I'm very aware that a lot of people find it really dark, (or grim as some of my mates have told me), but I've always been drawn to those kind of sounds. Being Boiled was the first thing that I bought when I was ten, so that probably tells you something. But you know for a lot of people dark stuff is really beautiful and incredibly rich. I do sometimes wonder if I've a happy tune in me though!

5. Your production has a dark, cinematic quality. Is film a key influence?

I'd be more inclined to say that I was influenced by cinema than any other medium really. One of the best pieces of advice that I got when studying graphics was to stop looking at what other people do, because inevitably you end-up being influenced by their output on some level, and that then invariably manifests itself in your own work, whether consciously or not. Watching a good movie or piece of theatre is more about inspiring you to want to go and make something I think, so there's no risk of a literal translation involved.

6. Although your music exists outside or on the edge of most dancefloors does club music and clubs in general still play a key part in your life?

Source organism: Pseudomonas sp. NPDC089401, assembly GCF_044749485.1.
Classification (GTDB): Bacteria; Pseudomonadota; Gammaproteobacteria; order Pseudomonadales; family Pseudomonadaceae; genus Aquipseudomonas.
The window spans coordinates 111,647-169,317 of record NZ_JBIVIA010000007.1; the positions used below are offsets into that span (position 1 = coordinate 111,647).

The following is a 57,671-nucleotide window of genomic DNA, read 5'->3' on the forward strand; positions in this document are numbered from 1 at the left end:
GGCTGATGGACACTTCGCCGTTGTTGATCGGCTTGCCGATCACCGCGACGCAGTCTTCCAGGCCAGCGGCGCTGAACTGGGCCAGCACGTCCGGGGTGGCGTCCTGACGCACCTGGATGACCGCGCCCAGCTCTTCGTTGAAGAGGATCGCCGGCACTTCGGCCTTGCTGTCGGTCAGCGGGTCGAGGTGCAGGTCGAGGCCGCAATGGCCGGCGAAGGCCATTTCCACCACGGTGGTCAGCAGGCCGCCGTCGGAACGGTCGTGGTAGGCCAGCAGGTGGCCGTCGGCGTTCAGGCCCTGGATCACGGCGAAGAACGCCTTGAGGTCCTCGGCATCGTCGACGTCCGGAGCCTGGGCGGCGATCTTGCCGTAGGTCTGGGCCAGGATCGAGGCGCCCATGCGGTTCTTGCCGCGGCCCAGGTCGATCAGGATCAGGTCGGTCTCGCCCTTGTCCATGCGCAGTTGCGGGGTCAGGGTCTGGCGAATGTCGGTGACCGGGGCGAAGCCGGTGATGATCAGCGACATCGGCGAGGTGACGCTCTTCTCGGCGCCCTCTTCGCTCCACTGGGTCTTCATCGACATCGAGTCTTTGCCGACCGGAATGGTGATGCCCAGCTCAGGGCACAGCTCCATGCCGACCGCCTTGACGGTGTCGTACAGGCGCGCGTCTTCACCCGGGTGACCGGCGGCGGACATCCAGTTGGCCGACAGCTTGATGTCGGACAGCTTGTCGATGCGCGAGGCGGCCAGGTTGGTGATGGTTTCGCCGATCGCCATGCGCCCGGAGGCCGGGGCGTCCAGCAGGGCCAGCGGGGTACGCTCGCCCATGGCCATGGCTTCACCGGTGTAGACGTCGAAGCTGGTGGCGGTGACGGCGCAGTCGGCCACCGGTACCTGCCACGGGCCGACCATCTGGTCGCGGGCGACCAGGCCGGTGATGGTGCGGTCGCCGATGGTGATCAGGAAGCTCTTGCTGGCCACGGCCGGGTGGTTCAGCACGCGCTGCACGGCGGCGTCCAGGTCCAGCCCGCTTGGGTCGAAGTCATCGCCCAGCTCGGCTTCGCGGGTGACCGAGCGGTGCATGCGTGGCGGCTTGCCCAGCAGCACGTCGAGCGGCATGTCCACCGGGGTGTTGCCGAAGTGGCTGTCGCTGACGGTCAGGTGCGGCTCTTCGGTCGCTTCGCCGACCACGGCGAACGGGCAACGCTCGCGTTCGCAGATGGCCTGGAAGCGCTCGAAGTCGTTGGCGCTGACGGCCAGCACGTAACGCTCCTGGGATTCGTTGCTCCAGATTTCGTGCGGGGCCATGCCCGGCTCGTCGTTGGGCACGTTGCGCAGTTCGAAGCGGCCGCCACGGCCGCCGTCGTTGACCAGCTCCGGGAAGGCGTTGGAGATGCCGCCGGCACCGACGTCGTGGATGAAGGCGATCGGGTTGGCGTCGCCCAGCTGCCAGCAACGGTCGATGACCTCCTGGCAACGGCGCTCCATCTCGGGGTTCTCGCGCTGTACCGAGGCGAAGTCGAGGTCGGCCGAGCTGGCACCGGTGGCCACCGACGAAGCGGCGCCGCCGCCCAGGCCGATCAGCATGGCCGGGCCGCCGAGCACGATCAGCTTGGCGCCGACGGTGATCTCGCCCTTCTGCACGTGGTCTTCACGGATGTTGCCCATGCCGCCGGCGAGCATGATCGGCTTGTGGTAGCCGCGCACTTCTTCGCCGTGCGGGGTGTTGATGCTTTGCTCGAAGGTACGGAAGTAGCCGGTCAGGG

Clubs have certainly played a major role in my life – I started going to them when I was fourteen and would be out six nights a week when I was at college and first started working, and I'd still go to them occasionally now, but nowhere near as often – I'd never get any work done! Club music has certainly shifted over the years into the mainstream arena, and I've no interest in any of that kind of stuff, particularly in London. I'd be more inclined to be checking out small events, or places when I'm away – like the lesbian hip-hop club I went to with some friends round the back of some dodgy parking lot in Las Vegas a few years back.

7. Which artists currently inspire you?